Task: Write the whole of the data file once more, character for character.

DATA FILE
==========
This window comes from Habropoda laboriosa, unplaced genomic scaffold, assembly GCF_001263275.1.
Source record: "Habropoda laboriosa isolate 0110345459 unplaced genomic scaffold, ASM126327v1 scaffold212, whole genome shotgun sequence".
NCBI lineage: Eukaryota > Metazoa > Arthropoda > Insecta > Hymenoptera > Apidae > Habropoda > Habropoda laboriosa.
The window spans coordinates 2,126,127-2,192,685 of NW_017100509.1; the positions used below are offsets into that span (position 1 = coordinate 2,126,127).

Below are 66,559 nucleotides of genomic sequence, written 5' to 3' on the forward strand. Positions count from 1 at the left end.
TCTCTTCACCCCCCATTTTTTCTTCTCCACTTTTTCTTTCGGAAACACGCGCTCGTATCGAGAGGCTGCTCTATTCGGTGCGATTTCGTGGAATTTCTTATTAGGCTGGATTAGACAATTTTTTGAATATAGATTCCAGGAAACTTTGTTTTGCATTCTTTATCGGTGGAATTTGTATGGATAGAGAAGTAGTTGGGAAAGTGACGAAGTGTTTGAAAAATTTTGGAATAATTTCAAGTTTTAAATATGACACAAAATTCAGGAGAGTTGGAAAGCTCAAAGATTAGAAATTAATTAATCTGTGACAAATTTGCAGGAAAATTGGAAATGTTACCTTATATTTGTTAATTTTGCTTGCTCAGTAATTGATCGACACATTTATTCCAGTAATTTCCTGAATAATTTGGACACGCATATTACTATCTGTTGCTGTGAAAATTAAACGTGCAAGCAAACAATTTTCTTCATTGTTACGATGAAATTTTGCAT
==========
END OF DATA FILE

This window comes from Habropoda laboriosa, unplaced genomic scaffold, assembly GCF_001263275.1.
Source record: "Habropoda laboriosa isolate 0110345459 unplaced genomic scaffold, ASM126327v1 scaffold212, whole genome shotgun sequence".
NCBI lineage: Eukaryota > Metazoa > Arthropoda > Insecta > Hymenoptera > Apidae > Habropoda > Habropoda laboriosa.
The window spans coordinates 2,126,127-2,192,685 of NW_017100509.1; the positions used below are offsets into that span (position 1 = coordinate 2,126,127).

Below are 66,559 nucleotides of genomic sequence, written 5' to 3' on the forward strand. Positions count from 1 at the left end.
TCTCTTCACCCCCCATTTTTTCTTCTCCACTTTTTCTTTCGGAAACACGCGCTCGTATCGAGAGGCTGCTCTATTCGGTGCGATTTCGTGGAATTTCTTATTAGGCTGGATTAGACAATTTTTTGAATATAGATTCCAGGAAACTTTGTTTTGCATTCTTTATCGGTGGAATTTGTATGGATAGAGAAGTAGTTGGGAAAGTGACGAAGTGTTTGAAAAATTTTGGAATAATTTCAAGTTTTAAATATGACACAAAATTCAGGAGAGTTGGAAAGCTCAAAGATTAGAAATTAATTAATCTGTGACAAATTTGCAGGAAAATTGGAAATGTTACCTTATATTTGTTAATTTTGCTTGCTCAGTAATTGATCGACACATTTATTCCAGTAATTTCCTGAATAATTTGGACACGCATATTACTATCTGTTGCTGTGAAAATTAAACGTGCAAGCAAACAATTTTCTTCATTGTTACGATGAAATTTTGCAT